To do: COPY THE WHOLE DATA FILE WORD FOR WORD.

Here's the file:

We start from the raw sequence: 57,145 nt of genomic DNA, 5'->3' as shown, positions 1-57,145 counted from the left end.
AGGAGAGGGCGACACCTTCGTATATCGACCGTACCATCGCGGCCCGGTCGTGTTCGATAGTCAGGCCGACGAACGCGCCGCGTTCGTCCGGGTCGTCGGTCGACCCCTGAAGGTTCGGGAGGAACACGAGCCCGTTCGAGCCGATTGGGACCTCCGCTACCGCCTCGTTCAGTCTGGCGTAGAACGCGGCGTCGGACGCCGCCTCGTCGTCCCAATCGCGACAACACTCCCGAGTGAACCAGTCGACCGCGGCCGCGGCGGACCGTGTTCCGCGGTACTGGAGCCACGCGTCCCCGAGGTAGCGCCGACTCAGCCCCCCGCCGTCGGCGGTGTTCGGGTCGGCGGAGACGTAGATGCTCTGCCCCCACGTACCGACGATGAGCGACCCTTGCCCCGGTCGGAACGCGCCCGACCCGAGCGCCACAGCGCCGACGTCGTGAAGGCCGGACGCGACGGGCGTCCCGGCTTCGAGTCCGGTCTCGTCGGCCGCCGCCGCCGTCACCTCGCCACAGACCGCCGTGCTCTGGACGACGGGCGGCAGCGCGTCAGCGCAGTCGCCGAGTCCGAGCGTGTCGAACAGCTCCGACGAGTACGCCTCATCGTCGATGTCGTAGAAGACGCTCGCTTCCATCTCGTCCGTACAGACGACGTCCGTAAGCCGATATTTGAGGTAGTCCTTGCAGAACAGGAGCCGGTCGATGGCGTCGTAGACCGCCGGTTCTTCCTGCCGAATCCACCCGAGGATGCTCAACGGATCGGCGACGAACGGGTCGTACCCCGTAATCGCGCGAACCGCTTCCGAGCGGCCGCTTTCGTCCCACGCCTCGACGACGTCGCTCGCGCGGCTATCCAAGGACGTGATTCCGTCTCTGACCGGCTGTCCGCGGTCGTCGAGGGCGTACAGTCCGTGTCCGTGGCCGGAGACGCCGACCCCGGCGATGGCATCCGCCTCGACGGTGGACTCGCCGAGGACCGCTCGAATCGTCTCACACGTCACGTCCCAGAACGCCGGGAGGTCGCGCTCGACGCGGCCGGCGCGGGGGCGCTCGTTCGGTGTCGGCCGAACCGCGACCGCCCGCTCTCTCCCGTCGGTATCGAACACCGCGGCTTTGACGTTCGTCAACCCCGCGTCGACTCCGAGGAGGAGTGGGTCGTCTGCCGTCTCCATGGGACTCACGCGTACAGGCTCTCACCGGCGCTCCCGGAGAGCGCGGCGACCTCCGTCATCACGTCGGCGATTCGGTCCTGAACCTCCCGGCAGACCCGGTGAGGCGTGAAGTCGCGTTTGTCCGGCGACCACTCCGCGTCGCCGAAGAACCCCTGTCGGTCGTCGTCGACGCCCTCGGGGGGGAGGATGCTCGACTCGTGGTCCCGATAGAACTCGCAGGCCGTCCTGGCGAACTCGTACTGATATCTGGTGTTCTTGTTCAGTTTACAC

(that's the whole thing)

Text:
We start from the raw sequence: 57,145 nt of genomic DNA, 5'->3' as shown, positions 1-57,145 counted from the left end.
AGGAGAGGGCGACACCTTCGTATATCGACCGTACCATCGCGGCCCGGTCGTGTTCGATAGTCAGGCCGACGAACGCGCCGCGTTCGTCCGGGTCGTCGGTCGACCCCTGAAGGTTCGGGAGGAACACGAGCCCGTTCGAGCCGATTGGGACCTCCGCTACCGCCTCGTTCAGTCTGGCGTAGAACGCGGCGTCGGACGCCGCCTCGTCGTCCCAATCGCGACAACACTCCCGAGTGAACCAGTCGACCGCGGCCGCGGCGGACCGTGTTCCGCGGTACTGGAGCCACGCGTCCCCGAGGTAGCGCCGACTCAGCCCCCCGCCGTCGGCGGTGTTCGGGTCGGCGGAGACGTAGATGCTCTGCCCCCACGTACCGACGATGAGCGACCCTTGCCCCGGTCGGAACGCGCCCGACCCGAGCGCCACAGCGCCGACGTCGTGAAGGCCGGACGCGACGGGCGTCCCGGCTTCGAGTCCGGTCTCGTCGGCCGCCGCCGCCGTCACCTCGCCACAGACCGCCGTGCTCTGGACGACGGGCGGCAGCGCGTCAGCGCAGTCGCCGAGTCCGAGCGTGTCGAACAGCTCCGACGAGTACGCCTCATCGTCGATGTCGTAGAAGACGCTCGCTTCCATCTCGTCCGTACAGACGACGTCCGTAAGCCGATATTTGAGGTAGTCCTTGCAGAACAGGAGCCGGTCGATGGCGTCGTAGACCGCCGGTTCTTCCTGCCGAATCCACCCGAGGATGCTCAACGGATCGGCGACGAACGGGTCGTACCCCGTAATCGCGCGAACCGCTTCCGAGCGGCCGCTTTCGTCCCACGCCTCGACGACGTCGCTCGCGCGGCTATCCAAGGACGTGATTCCGTCTCTGACCGGCTGTCCGCGGTCGTCGAGGGCGTACAGTCCGTGTCCGTGGCCGGAGACGCCGACCCCGGCGATGGCATCCGCCTCGACGGTGGACTCGCCGAGGACCGCTCGAATCGTCTCACACGTCACGTCCCAGAACGCCGGGAGGTCGCGCTCGACGCGGCCGGCGCGGGGGCGCTCGTTCGGTGTCGGCCGAACCGCGACCGCCCGCTCTCTCCCGTCGGTATCGAACACCGCGGCTTTGACGTTCGTCAACCCCGCGTCGACTCCGAGGAGGAGTGGGTCGTCTGCCGTCTCCATGGGACTCACGCGTACAGGCTCTCACCGGCGCTCCCGGAGAGCGCGGCGACCTCCGTCATCACGTCGGCGATTCGGTCCTGAACCTCCCGGCAGACCCGGTGAGGCGTGAAGTCGCGTTTGTCCGGCGACCACTCCGCGTCGCCGAAGAACCCCTGTCGGTCGTCGTCGACGCCCTCGGGGGGGAGGATGCTCGACTCGTGGTCCCGATAGAACTCGCAGGCCGTCCTGGCGAACTCGTACTGATATCTGGTGTTCTTGTTCAGTTTACAC